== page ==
After Years Of Protest, North Carolina Town Finally Ends New Year’s Eve Opossum Drop

Towns all over the United States have their own New Year’s Eve traditions with unique spins on the traditional ball drop. A giant peach is dropped in Atlanta, Georgia, while a 400-pound illuminated Peep is dropped in Bethlehem, Pennsylvania. Most towns drop items that are symbolic of the area, but a town in North Carolina dropped a live opossum.

For years, animal welfare organizations and animal lovers have been protesting and petitioning for an end to the opossum drop. An opossum was captured days before NYE, sometimes through methods that harmed the animal, like snares.

The frightened animal was then put in a plexiglass box and hoisted in the air. At midnight, the terrified opossum would be lowered and surrounded by loud crowds and fireworks.


Last year, the opossum used had to have her leg amputated after it became infected. Her leg was caught in a trap and the wound became infected. “Millie had her leg amputated but survived, and now lives in Prosperity, South Carolina’s Opossum’s Pouch Sanctuary,” reported WFAE.

Beth Sparks, a wildlife rehabilitator, said, “Exploiting a shy wild animal is immoral – plain and simple. NC legislators should be ashamed of their complicity here. They are responsible for allowing a window each year when opossums can be abused. We demand they repeal this law…”


Previous years, the opossum drop was held in Brasstown, North Carolina, but moved to the town of Andrews last year. The tradition started in the 1990’s but has finally come to an end. Mayor James Reid of Andrews, North Carolina, said, “It’s done.”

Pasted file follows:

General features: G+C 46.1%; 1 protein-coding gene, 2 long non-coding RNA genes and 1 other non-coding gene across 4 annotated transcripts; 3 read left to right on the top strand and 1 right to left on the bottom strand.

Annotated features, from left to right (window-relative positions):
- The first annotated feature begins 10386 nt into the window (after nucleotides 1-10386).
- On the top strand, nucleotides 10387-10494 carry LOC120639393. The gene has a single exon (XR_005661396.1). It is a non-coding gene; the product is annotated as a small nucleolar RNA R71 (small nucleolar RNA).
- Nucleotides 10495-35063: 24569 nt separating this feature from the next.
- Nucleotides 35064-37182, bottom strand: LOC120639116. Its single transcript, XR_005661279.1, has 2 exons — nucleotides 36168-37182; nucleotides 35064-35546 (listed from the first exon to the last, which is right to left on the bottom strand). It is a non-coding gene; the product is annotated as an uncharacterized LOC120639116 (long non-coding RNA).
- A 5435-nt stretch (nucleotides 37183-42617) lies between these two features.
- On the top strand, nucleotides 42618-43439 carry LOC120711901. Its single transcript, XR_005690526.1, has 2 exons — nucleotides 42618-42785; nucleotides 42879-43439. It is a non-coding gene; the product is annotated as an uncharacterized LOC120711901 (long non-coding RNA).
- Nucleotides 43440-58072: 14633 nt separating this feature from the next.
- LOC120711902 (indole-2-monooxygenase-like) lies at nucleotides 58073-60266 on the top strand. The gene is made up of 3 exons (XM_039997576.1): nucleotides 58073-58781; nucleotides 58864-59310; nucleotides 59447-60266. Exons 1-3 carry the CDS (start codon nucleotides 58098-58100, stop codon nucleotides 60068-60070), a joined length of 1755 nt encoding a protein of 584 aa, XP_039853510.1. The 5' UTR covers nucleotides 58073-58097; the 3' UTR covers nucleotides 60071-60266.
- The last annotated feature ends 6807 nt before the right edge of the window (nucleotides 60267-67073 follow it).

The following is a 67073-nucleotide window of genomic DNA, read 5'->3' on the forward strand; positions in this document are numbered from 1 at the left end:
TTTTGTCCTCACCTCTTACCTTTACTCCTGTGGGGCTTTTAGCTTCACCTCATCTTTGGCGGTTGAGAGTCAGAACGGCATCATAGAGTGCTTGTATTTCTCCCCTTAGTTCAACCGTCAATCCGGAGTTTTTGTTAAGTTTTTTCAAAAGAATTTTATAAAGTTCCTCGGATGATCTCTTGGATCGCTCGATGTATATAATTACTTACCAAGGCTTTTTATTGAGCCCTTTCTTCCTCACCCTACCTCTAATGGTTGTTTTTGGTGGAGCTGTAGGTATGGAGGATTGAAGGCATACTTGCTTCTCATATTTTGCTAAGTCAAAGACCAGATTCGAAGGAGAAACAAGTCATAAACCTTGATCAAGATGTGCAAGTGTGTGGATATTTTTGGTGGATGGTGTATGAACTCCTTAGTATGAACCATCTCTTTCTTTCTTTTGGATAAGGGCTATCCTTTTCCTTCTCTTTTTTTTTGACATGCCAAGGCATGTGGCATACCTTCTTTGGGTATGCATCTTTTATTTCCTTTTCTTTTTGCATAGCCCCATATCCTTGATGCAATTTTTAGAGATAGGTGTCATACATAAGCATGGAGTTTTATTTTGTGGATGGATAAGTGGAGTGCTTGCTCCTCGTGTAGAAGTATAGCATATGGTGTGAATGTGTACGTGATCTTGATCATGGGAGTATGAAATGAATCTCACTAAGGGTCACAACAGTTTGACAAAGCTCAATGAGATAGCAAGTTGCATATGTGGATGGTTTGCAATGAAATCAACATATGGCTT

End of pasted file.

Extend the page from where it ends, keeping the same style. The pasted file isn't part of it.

This decision came after receiving countless calls and voicemails from protesters. Reid claimed he continued with the tradition to draw tourists into the 1,800-person town. He went on to say, “Times are changing. Our plan is to have an awesome party and not have any live animals involved whatsoever.”


Instead, the main events will be a pro-wrestling match and a womanless beauty pageant. However, a group looking for justice for Millie, said that the only way to make sure a live opossum is not dropped again is to change the law.

“Justice for Millie will not be be achieved until the North Carolina legislature restores legal protections to opossums year-round by repealing SL 2015-73.”

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Andrea Powell is an animal enthusiast who resides in West Michigan. When not writing, she is exploring the great outdoors with her dogs and horses.
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